I stopped at my bank today (the big white Bank One on Mattis) and noticed a few pleasing things about the building’s internals:

  1. Most banks have a desk with pens and deposit/withdrawal slips accessible before you get to the tellers, to allow a sort of pipelining. In this bank, the desk was in the atrium and stood out as the only bankish piece of furniture.
  2. Benches in the atrium promoted it as a place of waiting.
  3. The semicircular customer service desk had the first person I saw, and the smooth shape I think is inviting.
  4. The tellers are in a zig-zag row /\/\/\/\ instead of all in a line ——. This gives each teller and each patron a bit of a cubbyhole without requiring walls between tellers, so the space still appears open from a distance. The cabinets behind the tellers are also zig-zag, giving them a sense of partitioning and further highlighting the entire teller area as “different” from the rest of the internal space.
  5. The private rooms for the higher-level bankers are all partitioned by some sort of dark frameless glass, which increases the overall feeling of openness. A few of these glass walls were not at right angles, breaking up the regularity of the floor plan (more natural, less sterile).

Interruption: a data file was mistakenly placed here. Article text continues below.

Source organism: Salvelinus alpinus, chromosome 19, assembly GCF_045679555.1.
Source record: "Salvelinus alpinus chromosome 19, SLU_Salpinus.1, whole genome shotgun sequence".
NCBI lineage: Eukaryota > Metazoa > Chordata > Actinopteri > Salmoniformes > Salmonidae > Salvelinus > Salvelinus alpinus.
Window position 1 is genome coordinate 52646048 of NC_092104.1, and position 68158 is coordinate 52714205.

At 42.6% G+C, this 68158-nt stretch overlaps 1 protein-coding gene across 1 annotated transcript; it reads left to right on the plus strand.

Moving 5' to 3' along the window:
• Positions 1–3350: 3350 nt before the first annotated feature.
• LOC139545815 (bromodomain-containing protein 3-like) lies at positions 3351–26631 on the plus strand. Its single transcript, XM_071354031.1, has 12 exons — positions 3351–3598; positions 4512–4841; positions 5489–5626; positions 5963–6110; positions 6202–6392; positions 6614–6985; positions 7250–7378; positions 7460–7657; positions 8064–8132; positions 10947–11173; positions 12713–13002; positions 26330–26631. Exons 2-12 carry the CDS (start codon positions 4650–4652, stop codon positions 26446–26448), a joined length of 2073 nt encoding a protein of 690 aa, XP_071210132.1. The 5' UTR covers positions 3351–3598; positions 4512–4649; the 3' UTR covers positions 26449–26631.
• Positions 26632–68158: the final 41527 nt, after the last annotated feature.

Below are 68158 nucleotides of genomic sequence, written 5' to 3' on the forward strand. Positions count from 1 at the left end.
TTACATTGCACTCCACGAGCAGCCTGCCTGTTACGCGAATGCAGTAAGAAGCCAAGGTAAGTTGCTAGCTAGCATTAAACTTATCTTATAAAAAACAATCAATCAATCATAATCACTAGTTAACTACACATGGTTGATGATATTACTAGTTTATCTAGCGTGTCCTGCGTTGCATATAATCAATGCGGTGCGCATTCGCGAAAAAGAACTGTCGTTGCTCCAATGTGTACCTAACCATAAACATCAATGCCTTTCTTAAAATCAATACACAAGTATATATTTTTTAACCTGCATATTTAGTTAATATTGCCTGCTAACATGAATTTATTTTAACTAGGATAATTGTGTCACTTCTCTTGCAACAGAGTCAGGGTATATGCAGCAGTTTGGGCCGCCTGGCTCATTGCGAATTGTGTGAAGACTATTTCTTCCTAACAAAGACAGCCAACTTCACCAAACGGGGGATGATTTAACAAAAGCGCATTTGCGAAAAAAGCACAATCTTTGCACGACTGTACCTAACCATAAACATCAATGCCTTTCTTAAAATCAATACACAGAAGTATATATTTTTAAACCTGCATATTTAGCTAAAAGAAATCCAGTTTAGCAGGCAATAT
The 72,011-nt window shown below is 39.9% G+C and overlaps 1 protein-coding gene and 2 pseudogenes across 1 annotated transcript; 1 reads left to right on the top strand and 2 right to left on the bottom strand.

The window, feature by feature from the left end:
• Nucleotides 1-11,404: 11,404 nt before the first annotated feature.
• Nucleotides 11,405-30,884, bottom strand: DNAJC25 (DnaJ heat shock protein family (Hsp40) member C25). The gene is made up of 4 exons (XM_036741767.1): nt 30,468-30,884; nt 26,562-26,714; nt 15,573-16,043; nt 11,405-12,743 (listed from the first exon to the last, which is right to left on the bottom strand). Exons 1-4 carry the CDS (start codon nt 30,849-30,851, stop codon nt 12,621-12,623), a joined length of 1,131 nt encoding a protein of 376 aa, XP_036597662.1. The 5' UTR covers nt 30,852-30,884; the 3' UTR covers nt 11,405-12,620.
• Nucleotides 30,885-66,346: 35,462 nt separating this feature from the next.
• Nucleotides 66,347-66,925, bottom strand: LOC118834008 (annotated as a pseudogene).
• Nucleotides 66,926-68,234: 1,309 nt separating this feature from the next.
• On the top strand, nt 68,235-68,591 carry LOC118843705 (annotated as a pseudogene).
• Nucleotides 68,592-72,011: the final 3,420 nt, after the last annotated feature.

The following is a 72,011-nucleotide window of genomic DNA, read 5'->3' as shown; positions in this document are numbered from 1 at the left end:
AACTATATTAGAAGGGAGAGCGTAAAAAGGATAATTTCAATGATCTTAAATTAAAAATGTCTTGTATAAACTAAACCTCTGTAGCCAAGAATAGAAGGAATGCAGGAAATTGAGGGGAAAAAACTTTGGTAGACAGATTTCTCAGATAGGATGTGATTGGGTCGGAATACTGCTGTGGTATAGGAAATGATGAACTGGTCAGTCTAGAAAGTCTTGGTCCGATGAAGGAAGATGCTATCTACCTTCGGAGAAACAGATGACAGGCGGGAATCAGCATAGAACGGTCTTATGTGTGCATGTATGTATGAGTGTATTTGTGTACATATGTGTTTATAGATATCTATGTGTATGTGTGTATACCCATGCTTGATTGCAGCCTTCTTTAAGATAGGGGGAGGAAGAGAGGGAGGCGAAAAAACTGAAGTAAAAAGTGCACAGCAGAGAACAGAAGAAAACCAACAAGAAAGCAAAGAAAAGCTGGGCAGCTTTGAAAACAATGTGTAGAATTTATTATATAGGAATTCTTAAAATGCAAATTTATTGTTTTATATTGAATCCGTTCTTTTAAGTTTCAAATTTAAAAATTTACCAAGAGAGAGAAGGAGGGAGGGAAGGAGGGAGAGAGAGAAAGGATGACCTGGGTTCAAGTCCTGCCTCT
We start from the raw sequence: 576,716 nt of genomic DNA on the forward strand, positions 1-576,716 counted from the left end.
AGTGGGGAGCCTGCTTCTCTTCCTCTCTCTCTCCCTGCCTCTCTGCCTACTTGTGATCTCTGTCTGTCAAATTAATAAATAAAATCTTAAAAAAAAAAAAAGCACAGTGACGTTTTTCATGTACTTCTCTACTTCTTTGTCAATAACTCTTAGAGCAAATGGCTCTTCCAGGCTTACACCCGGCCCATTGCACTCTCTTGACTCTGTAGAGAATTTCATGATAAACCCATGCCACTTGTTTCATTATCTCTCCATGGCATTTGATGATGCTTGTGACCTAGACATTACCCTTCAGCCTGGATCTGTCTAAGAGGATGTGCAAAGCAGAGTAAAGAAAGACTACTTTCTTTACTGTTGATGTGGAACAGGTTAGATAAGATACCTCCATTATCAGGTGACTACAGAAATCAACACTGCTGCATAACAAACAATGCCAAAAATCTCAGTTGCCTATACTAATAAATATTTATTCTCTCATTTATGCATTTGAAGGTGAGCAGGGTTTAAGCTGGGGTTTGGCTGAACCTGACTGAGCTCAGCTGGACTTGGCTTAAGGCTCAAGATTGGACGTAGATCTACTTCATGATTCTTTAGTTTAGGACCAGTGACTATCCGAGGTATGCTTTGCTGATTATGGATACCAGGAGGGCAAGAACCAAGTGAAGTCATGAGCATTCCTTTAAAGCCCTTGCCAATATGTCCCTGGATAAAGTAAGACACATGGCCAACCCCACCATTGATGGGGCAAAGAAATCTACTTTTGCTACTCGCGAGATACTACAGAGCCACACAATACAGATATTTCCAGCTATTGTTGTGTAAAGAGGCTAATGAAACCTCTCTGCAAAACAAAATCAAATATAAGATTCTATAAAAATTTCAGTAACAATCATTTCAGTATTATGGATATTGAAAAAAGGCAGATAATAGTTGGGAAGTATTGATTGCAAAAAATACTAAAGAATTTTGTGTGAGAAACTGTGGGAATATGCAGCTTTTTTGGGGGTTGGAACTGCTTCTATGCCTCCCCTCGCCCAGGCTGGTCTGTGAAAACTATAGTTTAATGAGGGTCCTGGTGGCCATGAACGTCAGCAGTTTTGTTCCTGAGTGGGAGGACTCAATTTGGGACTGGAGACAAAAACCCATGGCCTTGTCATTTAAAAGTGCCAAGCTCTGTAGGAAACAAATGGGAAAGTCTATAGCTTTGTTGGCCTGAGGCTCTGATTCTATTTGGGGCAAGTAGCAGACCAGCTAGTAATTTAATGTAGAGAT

I probably put way too much thought into that as a patron, but the openness and “craggyness” (for lack of a better word, the opposite of axis-aligned rectangles) definitely made me feel more comfortable.

When I was at Lockheed-Martin, we (the interns) always joked about painting the hallways bright colors. Every building in their campus was very regular, with axis-aligned rectangles and off-white undecorated walls. The few decorations that existed were very corporate in nature – awards, project posters, and motivational crap. Of course, the culture there was very similar to their buildings, and I must assume that there is some interrelation; they must like the boring walls, the “lowest common denominator” that could not possibly offend anyone, but could definitely kill souls.

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